But... Lincoln Center should present the best... and presumably the choreographers working on their own chosen dancers whom they've worked with for years... having developed a special muse/interpreter relationship usually not achieved in tempory "residencies"... Cunningham should present Cunningham...

Should it be limited to living choreographers? Or could "repertory companies" be used to give equal time to masterpieces whose auteurs are long gone? (Are Graham & Limon now "repertory companies"?)

I agree, why not present a modern dance season with time shared between local world class companies (or even out of towners)? City Center practically breaks these companies.

Or do we feel that the Joyce is simply a better space for presenting modern dance? Does most modern dance not play well in an opera house?

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I may be hallucinating (in a strictly legal way) but didn't ABT used to dance at the State Theater? And wasn't one of the reasons that they moved to the Met that they couldn't do their Nutcracker at holiday time with NYCB in perpetual residence.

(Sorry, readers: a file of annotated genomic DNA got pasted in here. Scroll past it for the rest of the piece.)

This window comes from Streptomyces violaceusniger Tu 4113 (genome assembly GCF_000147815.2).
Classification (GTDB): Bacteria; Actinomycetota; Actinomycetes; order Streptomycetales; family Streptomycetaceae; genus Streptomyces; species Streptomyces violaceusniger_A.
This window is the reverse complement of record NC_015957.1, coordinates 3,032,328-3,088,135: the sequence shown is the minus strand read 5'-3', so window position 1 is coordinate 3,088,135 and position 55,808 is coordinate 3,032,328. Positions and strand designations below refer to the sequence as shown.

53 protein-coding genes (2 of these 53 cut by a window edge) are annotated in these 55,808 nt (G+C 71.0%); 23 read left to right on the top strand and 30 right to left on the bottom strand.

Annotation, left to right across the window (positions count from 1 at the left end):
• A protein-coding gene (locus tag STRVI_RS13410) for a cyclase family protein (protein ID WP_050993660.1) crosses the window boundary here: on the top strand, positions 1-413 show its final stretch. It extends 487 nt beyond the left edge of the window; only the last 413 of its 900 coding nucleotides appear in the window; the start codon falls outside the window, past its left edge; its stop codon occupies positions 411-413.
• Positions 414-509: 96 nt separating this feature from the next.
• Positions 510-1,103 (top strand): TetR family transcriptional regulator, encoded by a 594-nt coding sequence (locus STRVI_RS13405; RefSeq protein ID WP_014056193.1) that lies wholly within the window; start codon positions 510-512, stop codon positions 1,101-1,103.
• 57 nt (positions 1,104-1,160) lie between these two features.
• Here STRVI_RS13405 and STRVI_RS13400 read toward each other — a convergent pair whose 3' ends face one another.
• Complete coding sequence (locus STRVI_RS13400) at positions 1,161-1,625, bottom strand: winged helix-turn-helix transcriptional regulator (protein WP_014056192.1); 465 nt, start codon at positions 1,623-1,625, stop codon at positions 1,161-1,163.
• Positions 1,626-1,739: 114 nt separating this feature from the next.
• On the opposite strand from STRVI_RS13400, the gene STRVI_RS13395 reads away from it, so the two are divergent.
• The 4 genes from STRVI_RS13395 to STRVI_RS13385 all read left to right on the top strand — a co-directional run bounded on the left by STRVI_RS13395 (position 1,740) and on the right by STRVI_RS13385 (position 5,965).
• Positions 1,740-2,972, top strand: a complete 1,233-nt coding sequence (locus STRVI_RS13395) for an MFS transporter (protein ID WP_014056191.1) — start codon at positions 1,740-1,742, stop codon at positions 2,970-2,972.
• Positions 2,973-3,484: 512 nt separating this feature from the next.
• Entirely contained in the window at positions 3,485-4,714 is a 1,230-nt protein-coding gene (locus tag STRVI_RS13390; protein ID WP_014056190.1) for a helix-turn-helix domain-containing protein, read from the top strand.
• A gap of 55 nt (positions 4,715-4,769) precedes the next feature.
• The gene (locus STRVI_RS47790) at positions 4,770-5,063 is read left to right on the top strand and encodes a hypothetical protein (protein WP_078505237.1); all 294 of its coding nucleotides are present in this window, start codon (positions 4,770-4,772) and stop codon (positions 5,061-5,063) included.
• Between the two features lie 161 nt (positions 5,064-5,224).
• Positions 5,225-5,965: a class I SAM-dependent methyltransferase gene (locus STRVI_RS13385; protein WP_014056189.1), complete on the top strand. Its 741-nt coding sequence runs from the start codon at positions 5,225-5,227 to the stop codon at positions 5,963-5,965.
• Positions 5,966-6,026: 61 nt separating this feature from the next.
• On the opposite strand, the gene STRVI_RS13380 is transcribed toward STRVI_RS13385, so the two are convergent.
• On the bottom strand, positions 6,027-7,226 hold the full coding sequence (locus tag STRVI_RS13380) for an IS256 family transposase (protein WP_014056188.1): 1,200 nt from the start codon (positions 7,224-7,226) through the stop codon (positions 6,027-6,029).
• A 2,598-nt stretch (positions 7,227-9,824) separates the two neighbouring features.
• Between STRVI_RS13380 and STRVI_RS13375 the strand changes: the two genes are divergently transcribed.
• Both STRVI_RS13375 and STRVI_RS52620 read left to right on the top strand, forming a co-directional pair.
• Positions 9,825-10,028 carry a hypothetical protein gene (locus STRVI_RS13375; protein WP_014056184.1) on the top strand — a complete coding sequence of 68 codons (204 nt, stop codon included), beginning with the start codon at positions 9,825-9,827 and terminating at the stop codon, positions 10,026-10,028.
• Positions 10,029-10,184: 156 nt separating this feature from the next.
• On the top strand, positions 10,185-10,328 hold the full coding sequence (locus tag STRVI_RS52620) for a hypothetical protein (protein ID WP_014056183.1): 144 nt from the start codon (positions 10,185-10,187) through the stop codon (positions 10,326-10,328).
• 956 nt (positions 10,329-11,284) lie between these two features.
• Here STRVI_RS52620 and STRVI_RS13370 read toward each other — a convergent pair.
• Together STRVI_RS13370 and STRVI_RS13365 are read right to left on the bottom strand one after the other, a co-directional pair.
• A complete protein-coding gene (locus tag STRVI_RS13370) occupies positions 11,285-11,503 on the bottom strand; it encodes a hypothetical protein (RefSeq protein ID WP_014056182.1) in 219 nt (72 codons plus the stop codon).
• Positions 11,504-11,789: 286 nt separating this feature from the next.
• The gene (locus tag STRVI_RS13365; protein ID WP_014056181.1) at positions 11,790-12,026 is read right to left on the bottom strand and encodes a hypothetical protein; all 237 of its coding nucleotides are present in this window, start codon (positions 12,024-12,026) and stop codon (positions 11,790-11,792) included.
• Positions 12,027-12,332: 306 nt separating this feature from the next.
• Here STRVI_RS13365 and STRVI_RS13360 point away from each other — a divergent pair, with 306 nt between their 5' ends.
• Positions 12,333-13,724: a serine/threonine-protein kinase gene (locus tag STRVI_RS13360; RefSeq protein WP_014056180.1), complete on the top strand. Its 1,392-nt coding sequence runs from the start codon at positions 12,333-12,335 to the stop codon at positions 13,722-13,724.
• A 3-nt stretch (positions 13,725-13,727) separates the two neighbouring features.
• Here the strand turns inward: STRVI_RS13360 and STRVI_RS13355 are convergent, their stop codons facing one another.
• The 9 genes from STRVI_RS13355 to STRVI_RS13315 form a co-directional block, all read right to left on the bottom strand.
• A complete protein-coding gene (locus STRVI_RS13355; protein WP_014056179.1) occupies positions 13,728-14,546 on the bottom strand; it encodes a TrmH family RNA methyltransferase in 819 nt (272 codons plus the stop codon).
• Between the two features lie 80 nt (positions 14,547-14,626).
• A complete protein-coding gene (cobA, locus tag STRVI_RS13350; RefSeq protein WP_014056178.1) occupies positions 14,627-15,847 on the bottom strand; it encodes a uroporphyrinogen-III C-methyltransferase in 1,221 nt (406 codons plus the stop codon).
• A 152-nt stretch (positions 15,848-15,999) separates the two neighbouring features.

I am more amused by the idea of a modern dance repertory company at the State Theater, and Peter Martins clueless suggestion. Yes, there are mixed rep companies doing excellent work, and many of them perform work that is not in the current rep of other groups (Amy mentions Hubbard Street with their cache of pre-ABT Tharp and Repertory Dance Theater, which may be the only group performing Alwin Nikolais now.) but I sincerely doubt that living choreographers would want their current rep performed in NYC by a company not their own -- a group that would be in competition with their own ensembles.

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Good points, particuarly the last one. Taylor said, in the NYTimes article, something to the effect of, "Why don't they just pick the best modern dance company and invite it?" Why indeed? Or six or seven companies and have a season?